Tip #1: Look at your exhaust fans.

You should have at least two – one for the power supply and at least one for the case. Are they mounted behind a metal plate with punched holes? If so, that perforated area needs to go. It may look open, but case fans have terribly low pressure, and even the tiniest obstruction impedes airflow.

There are two ways to fix this: cut the entire area out with a tool like a Dremel, or drill oversized holes on the plate (no bigger than 3/8″ for safety). Rob a metal fan grill from an old case or buy one for a couple bucks – these are usually chrome and look good to boot.

These flow far better than any perforated plate and offer enough protection to keep most things out of the fan. Just be sure to remove the power supply and all electronics from the case if you cut or drill it. Metal shavings are not your friend! I have done this with tin snips. It is hard to do, ugly and you might bleed in the process. You are lucky if you have a plastic cover – it’s much easier to deal with.

Tip #2: Make sure the air can get in and out.

If all the case fans are blowing out, then air has to get in through cracks, optical drives and such. That’s not good. If you have two case fans, one usually moves air inward and the other outward. The idea is to move the air along.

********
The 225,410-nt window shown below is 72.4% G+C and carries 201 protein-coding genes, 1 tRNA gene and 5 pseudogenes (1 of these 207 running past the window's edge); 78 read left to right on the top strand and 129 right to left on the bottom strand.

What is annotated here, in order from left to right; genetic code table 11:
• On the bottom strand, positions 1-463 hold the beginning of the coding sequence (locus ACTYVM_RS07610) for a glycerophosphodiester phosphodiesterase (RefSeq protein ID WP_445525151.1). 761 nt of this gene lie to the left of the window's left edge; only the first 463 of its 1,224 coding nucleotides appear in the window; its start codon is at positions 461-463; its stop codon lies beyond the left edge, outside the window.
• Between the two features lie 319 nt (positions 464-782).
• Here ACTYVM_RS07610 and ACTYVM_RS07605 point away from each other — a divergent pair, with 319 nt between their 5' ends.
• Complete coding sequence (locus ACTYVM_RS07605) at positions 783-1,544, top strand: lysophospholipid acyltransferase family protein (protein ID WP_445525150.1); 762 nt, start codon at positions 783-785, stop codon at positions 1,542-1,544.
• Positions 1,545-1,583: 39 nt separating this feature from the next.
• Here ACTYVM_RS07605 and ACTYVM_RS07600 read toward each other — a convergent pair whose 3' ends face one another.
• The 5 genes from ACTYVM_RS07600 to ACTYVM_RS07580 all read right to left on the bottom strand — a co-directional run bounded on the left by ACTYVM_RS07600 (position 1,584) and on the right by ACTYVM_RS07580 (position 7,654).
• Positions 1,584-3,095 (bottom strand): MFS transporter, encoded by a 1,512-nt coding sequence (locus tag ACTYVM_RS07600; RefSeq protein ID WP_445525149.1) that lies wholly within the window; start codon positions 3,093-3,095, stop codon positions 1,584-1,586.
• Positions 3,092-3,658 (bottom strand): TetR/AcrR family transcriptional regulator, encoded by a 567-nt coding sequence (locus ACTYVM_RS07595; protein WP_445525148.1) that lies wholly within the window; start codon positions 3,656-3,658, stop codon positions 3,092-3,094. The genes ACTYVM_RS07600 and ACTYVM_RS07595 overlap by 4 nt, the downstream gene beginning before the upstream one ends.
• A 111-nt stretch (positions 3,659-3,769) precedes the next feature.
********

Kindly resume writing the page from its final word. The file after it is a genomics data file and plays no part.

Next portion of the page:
Check the airflow with some tissue or a careful use of a lighter flame placed near an open card slot. You’ll see if the air is going in or out.

If it does so strongly in either direction, it’s because air is not able to freely flow through the case and you have a pressure imbalance. You want to feel air moving in or out of the case fan(s) vigorously, while at the same time not see much pressure in either direction through the open expansion slot. NOTE: if you only have one case fan, this is not applicable, but if that’s so, then you’re not likely getting enough air moving for any serious setups.

Tip #3: Move those cables out of the way.

Use zip-ties like crazy. Wrap loose bundles of wire to make a tight bundle. Route cabling so it’s flat against the side of the case, or at least as far away from the RAM and CPU cooler as possible. One trick a lot of folks never try is to run the cables behind the motherboard. Some cases don’t have room for this, or your cabling may be too short. Just be sure the cables cannot get cut on case edges or pins sticking out of the mainboard.

Some thin plastic sheeting is perfect to protect wiring that would otherwise touch the sharp pins on the back side of the board (clear report binder covers work great) Use round cables for best airflow if they must hang in view. You should be able to make a fist, and pass your hand between the air inlet and the exhaust passing over the CPU without anything blocking your path.

Tip #4: Make sure the case isn’t enclosed by furniture or pushed too close to walls.

A friend of mine burned up two power supplies before consulting me; as soon as I saw his setup, I knew the problem: He had his computer tower stuck neatly in computer desk shelf. There was nowhere for the hot air to escape to!